It is a complete treat to be able to introduce you to the work of mid-sixties French photographer Roger Kasparian. Roger’s story is the one you always hope for as a gallery owner: a previously undiscovered archive full of gems from arguably the most important decade in the history of contemporary pop culture, on show for the very first time.
I couldn’t put it better than the Financial Times’s esteemed art critic Jackie Wullschlager, who reviewed the work in the FT and called it “an irresistible evocation of time, place and the fleetingness of youth and fame.”
Who is Roger Kasparian?
Roger was working in Paris at the height of the sixties beat boom, and his subjects included the A-List of sixties pop culture: The Beatles, The Rolling Stones, The Who, Marianne Faithfull, The Beach Boys, Serge Gainsbourg, Francoise Hardy and many more. Then, in 1970, Roger took over his father’s photographic studio, put the showbiz world behind him, and became a typical local photographer. He took pictures of marriages, birthdays and municipal councils while his classic 1960s music archive lay undisturbed – for fifty years.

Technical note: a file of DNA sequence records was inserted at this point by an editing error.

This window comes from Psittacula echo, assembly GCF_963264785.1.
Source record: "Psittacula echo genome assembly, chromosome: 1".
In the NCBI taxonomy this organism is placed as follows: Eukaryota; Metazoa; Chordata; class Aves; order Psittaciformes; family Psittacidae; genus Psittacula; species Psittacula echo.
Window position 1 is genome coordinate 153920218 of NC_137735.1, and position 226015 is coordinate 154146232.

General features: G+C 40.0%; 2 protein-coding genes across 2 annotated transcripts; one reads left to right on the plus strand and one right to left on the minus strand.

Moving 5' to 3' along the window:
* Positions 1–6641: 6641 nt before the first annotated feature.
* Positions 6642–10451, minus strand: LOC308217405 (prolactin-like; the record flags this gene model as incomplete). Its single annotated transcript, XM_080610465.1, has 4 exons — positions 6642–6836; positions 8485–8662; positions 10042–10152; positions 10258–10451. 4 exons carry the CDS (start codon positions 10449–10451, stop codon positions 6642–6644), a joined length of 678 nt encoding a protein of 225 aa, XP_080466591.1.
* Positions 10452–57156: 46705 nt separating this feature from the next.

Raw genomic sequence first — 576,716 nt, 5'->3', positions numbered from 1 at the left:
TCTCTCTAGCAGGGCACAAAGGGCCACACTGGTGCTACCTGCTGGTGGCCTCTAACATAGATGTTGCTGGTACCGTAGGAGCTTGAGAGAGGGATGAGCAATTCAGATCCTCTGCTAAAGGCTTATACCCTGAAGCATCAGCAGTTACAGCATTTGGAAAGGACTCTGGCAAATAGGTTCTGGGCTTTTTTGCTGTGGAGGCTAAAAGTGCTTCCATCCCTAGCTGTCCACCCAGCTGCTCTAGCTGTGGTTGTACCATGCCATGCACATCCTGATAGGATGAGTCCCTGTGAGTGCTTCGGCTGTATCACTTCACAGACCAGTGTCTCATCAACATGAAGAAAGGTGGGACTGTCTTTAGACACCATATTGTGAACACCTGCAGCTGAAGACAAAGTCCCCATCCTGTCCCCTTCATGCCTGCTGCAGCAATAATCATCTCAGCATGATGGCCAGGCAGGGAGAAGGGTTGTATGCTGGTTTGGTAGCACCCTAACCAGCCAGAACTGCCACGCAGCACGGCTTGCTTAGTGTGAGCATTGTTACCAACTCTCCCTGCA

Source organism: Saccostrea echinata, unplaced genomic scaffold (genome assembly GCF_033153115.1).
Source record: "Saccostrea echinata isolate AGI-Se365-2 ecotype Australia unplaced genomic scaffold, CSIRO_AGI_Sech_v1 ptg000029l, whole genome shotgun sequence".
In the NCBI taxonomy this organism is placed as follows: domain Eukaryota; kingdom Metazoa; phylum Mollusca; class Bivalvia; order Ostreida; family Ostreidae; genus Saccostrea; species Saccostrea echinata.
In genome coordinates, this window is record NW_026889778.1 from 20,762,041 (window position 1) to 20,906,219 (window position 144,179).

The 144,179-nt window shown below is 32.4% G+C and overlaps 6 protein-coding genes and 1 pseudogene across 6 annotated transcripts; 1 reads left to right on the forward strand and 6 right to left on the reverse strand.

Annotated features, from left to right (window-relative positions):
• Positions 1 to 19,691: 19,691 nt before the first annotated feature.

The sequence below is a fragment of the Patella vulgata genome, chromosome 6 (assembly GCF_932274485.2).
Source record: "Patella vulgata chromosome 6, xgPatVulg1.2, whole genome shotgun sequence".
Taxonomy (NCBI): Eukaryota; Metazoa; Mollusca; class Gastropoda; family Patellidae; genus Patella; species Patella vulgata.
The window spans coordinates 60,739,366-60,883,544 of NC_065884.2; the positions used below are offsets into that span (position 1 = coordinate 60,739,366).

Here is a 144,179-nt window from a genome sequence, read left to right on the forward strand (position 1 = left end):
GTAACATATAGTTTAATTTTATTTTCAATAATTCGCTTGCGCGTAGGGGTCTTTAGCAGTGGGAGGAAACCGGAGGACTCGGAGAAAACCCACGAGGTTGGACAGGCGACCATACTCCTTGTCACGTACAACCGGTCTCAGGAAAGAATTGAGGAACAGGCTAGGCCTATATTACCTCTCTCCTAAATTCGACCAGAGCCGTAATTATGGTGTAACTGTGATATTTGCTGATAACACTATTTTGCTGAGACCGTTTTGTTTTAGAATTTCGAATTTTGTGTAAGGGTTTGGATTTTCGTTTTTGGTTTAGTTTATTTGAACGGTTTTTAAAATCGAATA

I am delighted that we are finally able to put Roger’s work under the spotlight it deserves. Unpublished Beatles and Stones pieces are always special, but stand-outs for me are the fabulous shots of The Who, the beautiful Marianne Faithfull close up, and the live portrait of The Beach Boys.
The French press in particular have been going crazy for Roger Kasparian, calling him their Sugarman, in a nod to Rodriguez, and a book and a film are now out about his early work. Crazy stuff.
Now you can own a little piece of the sugar.
Scroll down to view the selection of limited editions.